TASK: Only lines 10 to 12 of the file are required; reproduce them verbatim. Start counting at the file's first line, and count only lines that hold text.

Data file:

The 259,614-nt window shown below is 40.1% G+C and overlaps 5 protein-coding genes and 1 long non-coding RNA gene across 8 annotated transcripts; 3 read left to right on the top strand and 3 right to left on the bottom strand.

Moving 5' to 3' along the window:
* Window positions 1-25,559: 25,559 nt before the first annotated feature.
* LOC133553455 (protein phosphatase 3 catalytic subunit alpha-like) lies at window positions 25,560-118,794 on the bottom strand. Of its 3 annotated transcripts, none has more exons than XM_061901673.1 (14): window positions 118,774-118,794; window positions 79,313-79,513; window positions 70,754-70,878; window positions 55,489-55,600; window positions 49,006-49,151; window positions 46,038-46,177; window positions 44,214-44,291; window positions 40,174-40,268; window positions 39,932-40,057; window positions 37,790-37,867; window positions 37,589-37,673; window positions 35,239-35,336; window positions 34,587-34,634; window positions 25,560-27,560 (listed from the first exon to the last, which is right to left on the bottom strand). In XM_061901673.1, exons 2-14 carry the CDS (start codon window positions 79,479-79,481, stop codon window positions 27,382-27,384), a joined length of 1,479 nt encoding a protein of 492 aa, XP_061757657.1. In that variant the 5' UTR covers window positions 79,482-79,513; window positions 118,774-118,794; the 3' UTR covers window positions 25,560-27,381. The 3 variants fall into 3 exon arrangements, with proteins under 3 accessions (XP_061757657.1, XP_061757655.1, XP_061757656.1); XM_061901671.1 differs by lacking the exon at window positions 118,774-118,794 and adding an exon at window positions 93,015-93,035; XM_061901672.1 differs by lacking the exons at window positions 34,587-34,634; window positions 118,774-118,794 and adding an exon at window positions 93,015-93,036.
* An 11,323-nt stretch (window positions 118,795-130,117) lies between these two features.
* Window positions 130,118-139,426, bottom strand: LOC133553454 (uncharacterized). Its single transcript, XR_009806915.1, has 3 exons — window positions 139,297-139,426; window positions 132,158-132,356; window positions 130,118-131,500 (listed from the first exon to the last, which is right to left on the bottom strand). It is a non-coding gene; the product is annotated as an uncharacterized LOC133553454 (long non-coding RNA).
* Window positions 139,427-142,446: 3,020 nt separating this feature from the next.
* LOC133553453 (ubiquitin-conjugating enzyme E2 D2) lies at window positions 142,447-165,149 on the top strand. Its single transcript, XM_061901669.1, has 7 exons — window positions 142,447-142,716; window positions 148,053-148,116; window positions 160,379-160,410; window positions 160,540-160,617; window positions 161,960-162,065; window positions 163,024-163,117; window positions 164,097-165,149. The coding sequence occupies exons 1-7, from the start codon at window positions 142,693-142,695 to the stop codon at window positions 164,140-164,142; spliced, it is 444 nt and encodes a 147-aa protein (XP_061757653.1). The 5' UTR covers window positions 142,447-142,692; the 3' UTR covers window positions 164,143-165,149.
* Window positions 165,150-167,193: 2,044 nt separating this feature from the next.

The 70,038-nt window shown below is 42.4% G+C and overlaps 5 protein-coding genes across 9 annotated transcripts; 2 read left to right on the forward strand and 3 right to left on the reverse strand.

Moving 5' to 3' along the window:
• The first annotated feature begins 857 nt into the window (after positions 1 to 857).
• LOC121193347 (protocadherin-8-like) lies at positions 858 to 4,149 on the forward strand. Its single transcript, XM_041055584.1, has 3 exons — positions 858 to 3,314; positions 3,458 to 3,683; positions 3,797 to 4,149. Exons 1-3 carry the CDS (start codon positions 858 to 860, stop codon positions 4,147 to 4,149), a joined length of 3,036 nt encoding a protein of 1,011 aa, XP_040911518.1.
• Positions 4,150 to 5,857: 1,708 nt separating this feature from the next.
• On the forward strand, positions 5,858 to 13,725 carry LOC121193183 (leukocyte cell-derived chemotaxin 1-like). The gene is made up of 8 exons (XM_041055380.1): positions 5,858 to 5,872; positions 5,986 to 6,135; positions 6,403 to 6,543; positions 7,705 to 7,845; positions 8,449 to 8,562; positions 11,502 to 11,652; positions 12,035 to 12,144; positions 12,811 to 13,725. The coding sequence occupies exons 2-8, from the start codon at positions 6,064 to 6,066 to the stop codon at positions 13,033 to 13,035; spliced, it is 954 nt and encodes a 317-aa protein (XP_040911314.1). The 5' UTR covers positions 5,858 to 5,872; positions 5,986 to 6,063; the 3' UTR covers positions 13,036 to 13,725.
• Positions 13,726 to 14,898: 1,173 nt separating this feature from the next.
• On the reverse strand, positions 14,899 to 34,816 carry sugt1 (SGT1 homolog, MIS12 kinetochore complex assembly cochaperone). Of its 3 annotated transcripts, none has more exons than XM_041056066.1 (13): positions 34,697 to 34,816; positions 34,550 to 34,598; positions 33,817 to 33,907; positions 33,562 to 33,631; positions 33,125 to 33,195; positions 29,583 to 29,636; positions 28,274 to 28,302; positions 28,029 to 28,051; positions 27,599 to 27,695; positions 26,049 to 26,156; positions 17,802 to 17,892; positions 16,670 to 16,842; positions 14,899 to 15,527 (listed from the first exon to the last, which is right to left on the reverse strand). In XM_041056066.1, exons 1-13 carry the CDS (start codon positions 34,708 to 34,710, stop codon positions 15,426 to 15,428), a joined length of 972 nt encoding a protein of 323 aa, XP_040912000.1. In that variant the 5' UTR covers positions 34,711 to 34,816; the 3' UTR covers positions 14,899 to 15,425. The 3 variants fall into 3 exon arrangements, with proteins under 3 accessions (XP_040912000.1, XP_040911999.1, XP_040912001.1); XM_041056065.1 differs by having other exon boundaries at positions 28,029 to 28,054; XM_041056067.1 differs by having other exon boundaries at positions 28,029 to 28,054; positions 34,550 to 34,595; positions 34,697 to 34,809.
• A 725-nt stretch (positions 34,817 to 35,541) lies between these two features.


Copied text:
The 70,038-nt window shown below is 42.4% G+C and overlaps 5 protein-coding genes across 9 annotated transcripts; 2 read left to right on the forward strand and 3 right to left on the reverse strand.

Moving 5' to 3' along the window:
• The first annotated feature begins 857 nt into the window (after positions 1 to 857).